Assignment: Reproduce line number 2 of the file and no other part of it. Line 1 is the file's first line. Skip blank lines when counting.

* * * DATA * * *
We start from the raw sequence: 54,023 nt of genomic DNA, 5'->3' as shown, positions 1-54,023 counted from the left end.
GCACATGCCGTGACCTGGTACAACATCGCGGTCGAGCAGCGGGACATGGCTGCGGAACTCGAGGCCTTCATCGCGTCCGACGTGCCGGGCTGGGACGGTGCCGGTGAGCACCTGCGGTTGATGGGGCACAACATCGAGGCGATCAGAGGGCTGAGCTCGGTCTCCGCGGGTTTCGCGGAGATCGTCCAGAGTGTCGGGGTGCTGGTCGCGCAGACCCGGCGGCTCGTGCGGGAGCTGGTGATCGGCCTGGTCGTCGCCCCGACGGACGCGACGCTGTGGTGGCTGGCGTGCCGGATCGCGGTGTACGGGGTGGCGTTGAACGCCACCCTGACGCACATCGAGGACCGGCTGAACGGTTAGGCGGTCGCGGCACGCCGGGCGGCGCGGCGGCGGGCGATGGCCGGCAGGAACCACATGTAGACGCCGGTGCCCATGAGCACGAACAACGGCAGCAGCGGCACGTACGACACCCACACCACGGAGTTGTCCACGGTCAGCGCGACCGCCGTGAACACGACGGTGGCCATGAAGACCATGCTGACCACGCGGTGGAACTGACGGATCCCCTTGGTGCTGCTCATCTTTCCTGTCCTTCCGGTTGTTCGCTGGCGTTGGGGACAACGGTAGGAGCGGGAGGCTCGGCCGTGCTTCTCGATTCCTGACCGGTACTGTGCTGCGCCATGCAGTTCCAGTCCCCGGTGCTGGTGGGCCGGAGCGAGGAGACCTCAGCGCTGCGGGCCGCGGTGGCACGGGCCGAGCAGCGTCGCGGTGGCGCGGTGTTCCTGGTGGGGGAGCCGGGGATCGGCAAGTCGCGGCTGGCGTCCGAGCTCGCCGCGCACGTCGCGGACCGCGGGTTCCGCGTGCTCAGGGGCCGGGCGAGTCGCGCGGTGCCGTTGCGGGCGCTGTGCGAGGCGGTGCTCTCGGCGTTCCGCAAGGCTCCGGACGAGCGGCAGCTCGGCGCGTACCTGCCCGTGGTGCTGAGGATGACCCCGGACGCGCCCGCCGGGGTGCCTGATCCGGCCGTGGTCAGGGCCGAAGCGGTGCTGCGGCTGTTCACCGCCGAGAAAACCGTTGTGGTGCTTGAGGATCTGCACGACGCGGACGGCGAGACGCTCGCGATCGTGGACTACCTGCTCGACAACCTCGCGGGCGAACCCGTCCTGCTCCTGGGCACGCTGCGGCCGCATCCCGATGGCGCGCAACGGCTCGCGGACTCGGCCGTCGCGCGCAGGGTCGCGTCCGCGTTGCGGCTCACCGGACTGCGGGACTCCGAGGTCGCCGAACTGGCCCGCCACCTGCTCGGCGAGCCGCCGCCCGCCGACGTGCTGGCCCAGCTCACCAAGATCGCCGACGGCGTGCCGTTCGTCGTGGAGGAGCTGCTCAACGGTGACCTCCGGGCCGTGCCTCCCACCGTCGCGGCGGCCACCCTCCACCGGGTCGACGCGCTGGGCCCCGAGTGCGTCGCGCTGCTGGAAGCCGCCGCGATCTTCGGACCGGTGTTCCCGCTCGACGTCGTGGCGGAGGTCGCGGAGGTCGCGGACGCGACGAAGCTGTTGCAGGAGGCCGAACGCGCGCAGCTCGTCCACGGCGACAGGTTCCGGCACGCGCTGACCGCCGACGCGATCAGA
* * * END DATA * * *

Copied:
GCACATGCCGTGACCTGGTACAACATCGCGGTCGAGCAGCGGGACATGGCTGCGGAACTCGAGGCCTTCATCGCGTCCGACGTGCCGGGCTGGGACGGTGCCGGTGAGCACCTGCGGTTGATGGGGCACAACATCGAGGCGATCAGAGGGCTGAGCTCGGTCTCCGCGGGTTTCGCGGAGATCGTCCAGAGTGTCGGGGTGCTGGTCGCGCAGACCCGGCGGCTCGTGCGGGAGCTGGTGATCGGCCTGGTCGTCGCCCCGACGGACGCGACGCTGTGGTGGCTGGCGTGCCGGATCGCGGTGTACGGGGTGGCGTTGAACGCCACCCTGACGCACATCGAGGACCGGCTGAACGGTTAGGCGGTCGCGGCACGCCGGGCGGCGCGGCGGCGGGCGATGGCCGGCAGGAACCACATGTAGACGCCGGTGCCCATGAGCACGAACAACGGCAGCAGCGGCACGTACGACACCCACACCACGGAGTTGTCCACGGTCAGCGCGACCGCCGTGAACACGACGGTGGCCATGAAGACCATGCTGACCACGCGGTGGAACTGACGGATCCCCTTGGTGCTGCTCATCTTTCCTGTCCTTCCGGTTGTTCGCTGGCGTTGGGGACAACGGTAGGAGCGGGAGGCTCGGCCGTGCTTCTCGATTCCTGACCGGTACTGTGCTGCGCCATGCAGTTCCAGTCCCCGGTGCTGGTGGGCCGGAGCGAGGAGACCTCAGCGCTGCGGGCCGCGGTGGCACGGGCCGAGCAGCGTCGCGGTGGCGCGGTGTTCCTGGTGGGGGAGCCGGGGATCGGCAAGTCGCGGCTGGCGTCCGAGCTCGCCGCGCACGTCGCGGACCGCGGGTTCCGCGTGCTCAGGGGCCGGGCGAGTCGCGCGGTGCCGTTGCGGGCGCTGTGCGAGGCGGTGCTCTCGGCGTTCCGCAAGGCTCCGGACGAGCGGCAGCTCGGCGCGTACCTGCCCGTGGTGCTGAGGATGACCCCGGACGCGCCCGCCGGGGTGCCTGATCCGGCCGTGGTCAGGGCCGAAGCGGTGCTGCGGCTGTTCACCGCCGAGAAAACCGTTGTGGTGCTTGAGGATCTGCACGACGCGGACGGCGAGACGCTCGCGATCGTGGACTACCTGCTCGACAACCTCGCGGGCGAACCCGTCCTGCTCCTGGGCACGCTGCGGCCGCATCCCGATGGCGCGCAACGGCTCGCGGACTCGGCCGTCGCGCGCAGGGTCGCGTCCGCGTTGCGGCTCACCGGACTGCGGGACTCCGAGGTCGCCGAACTGGCCCGCCACCTGCTCGGCGAGCCGCCGCCCGCCGACGTGCTGGCCCAGCTCACCAAGATCGCCGACGGCGTGCCGTTCGTCGTGGAGGAGCTGCTCAACGGTGACCTCCGGGCCGTGCCTCCCACCGTCGCGGCGGCCACCCTCCACCGGGTCGACGCGCTGGGCCCCGAGTGCGTCGCGCTGCTGGAAGCCGCCGCGATCTTCGGACCGGTGTTCCCGCTCGACGTCGTGGCGGAGGTCGCGGAGGTCGCGGACGCGACGAAGCTGTTGCAGGAGGCCGAACGCGCGCAGCTCGTCCACGGCGACAGGTTCCGGCACGCGCTGACCGCCGACGCGATCAGA